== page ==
Honestly, I wouldn’t like to be an artist in this day and age because they have to be on social media day in and day out, 24/7. Ten years ago, you could still promote your music and tour for 3 months and go off the radar the rest of the year to work on something new or just to enjoy life. Today it is expected from an artist to post something every single day, to respond and engage with their audiences all the time and it needs to be done in a clever way, otherwise people just forget you or get offended and stop following you. It’s much harder to build a brand as an artist, I don’t think we’ll see big brands such as The Rolling Stones, Madonna or Queen who managed to lasts across multiple generations. Maybe one could say that Lady Gaga has a good brand around herself and knows how to spread her brand across different channels, but even artists like Adele risks to disappear quickly if they don’t keep on producing new singles every now and then. I’m really curious to see in the future how much evergreen music is being produced in this era.”

 

How do you as a publisher look at a solution like ANote Music?

“You hit the nail on the head by bringing innovation and not disruption. As publishers we don’t want to give away our copyrights if we can prevent it, yet we need funding and ANote gives exactly that opportunity. Like this people invest in the success of a project and of course you and the investors are making money. I don’t mind people investing in my royalty incomes, as long as I can keep my copyrights. It’s something artists and publishers have been building up for ages, you don’t want to give that up so easily, they might be worth your pension fund. You don’t want to give 10 or 20% of your copyrights away to just anyone that throws money on the table. Copyrights are the gem of my business.

I personally think that what ANote does is the right approach and in the right time to do it. You found a smart way and it’s a great opportunity for more people to get into the business who don’t have the money to purchase entire catalogues like the one of Neil Young or Fleetwood Mac. I can see the advantage for both sides of your business.”

 

In an ideal world, how do you see the publishing world evolve over the next 10 years?

“Publishers are growing into the real cornerstone of the music business. When I was growing up, record labels were the core of the business, they developed artists and managers were always close to where the artists were. Today managers are getting also closer to songwriters, the ones who know how to write great songs. Publishers are actually those who develop songwriters. We are getting better respected as over the past 10 years people have seen what we can mean for songwriters, how we can help exploit new markets and develop a sustainable career, getting them into the right studios and work with the right producers or artists in local markets.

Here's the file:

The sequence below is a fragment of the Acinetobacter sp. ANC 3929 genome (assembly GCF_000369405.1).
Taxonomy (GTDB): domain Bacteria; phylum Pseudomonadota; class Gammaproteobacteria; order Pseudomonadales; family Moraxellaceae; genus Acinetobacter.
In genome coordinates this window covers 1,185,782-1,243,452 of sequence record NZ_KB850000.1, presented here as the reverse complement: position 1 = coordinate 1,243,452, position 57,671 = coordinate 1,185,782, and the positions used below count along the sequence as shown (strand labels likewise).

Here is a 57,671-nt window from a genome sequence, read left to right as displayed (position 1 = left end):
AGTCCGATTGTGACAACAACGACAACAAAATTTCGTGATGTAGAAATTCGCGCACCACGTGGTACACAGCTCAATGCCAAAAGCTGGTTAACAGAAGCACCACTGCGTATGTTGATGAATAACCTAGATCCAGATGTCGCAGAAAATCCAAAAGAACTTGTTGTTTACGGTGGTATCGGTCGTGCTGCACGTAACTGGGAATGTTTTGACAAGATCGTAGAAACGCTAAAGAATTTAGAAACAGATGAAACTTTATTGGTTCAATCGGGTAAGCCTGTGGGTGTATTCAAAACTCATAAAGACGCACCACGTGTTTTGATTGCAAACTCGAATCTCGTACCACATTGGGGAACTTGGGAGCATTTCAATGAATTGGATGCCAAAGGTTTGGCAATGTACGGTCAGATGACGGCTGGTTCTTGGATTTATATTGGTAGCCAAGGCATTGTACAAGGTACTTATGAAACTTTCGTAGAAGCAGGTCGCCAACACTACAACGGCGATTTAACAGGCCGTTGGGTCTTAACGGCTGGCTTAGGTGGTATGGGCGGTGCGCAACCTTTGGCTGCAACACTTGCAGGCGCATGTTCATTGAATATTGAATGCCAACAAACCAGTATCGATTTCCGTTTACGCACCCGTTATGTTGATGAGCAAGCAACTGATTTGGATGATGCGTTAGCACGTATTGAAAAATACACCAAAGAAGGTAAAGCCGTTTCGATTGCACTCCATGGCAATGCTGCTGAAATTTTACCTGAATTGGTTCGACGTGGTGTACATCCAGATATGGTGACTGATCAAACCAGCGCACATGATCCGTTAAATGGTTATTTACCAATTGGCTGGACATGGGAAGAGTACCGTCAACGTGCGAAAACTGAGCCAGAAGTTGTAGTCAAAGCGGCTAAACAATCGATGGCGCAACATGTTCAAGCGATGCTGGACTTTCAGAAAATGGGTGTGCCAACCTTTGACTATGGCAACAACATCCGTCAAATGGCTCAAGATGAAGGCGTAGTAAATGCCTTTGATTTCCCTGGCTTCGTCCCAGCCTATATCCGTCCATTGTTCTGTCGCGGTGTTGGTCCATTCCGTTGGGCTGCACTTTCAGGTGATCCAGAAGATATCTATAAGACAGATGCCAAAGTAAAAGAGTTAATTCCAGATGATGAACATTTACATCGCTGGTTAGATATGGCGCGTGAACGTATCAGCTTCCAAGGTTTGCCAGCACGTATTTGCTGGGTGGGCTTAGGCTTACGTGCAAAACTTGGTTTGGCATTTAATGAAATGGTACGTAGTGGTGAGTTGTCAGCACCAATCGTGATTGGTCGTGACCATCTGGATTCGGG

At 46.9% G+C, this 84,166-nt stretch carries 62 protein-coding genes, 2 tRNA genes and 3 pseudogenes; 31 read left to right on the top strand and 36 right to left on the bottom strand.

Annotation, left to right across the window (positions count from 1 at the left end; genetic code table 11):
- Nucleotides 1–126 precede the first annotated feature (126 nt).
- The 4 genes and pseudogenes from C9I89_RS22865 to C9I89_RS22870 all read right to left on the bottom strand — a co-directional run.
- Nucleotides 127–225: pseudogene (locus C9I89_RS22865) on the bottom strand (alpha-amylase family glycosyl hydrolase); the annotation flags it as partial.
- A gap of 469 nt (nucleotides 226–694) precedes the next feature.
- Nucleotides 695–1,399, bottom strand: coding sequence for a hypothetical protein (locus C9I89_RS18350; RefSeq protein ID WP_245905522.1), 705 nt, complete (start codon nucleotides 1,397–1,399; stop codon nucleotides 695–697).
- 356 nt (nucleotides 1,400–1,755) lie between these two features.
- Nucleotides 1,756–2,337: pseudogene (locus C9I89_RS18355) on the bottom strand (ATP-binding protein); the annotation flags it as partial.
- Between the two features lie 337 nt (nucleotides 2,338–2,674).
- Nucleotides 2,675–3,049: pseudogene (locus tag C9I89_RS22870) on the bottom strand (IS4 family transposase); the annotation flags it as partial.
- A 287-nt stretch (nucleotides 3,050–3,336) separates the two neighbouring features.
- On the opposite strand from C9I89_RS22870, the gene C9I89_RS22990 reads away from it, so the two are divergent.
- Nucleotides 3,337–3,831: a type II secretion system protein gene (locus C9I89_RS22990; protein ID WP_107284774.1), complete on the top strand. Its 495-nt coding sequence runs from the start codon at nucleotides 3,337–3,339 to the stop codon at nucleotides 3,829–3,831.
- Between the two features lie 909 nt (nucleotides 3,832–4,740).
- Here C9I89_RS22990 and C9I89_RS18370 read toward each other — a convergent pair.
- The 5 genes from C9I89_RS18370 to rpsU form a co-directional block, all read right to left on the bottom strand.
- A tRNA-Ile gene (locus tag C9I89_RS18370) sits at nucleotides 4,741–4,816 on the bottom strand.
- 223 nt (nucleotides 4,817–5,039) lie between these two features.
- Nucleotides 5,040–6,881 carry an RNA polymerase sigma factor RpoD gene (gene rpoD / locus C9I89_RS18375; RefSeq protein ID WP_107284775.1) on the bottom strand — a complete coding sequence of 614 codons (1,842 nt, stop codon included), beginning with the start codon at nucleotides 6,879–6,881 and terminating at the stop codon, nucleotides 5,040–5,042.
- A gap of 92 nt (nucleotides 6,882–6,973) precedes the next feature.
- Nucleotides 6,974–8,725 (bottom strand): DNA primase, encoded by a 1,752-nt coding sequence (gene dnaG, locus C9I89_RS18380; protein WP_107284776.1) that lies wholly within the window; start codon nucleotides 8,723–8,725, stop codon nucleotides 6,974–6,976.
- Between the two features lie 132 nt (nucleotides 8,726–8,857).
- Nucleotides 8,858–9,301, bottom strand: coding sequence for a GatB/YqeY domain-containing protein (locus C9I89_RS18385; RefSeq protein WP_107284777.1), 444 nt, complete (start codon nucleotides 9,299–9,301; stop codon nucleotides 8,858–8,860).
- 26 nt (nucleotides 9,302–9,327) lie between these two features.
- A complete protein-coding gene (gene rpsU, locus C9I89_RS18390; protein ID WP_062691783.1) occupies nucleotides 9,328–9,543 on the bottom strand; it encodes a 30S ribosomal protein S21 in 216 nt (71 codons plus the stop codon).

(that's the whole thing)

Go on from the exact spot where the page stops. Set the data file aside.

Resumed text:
A long-lasting career as an artist became harder to sustain, but songwriters can live on and move from artist to artist, creating a true legacy. Somebody has to write these amazing singles for the artists. A great example is Max Martin, who’s a Swedish songwriter and has been around as a songwriter since long. Besides Paul McCartney he’s the biggest earning songwriter ever, he constantly writes number one hits and he’s been doing so since the late 80s. I don’t think there is any current artist that has been around for that long and remained on top of the charts as he is still doing today. He works together with great publishers that challenge and support him in his line of business.

 

Who is Ole Dreyer?

Before becoming chairperson at the Danish Music Publishers Association in 2016, Ole was active in the many facets of the music industry. He started in the music industry in 1979 playing in a Punk band and since then worked for record labels with focus on the internationally exploitation of Danish artists. Over the years he has worked as an artist manager and booking agent, owned a night club in Copenhagen (RUST) and managed the biggest Danish rock band besides Volbeat, Dizzy Mizz Lizzy during the 90s. In 1999 he joined the EMI Music Publishing team in Stockholm, becoming Senior Creative Manager in Denmark where he managed to get a lot of internationally success for the Danish artists. Since EMI merged with Sony in 2011 and moved the offices to Stockholm, Ole started his own publishing companies: the Nordic Music Society and Turner Music.

In his role as chairman at Musikforlæggerne i Danmark and being board member at KODA (the Danish collecting society) Ole has been working closely with the government on copyright law, implementing a very strict EU copyright directive and standing up against the big internationally players, advocating for a fair split of earnings for the Danish creators.

 

Stay tuned!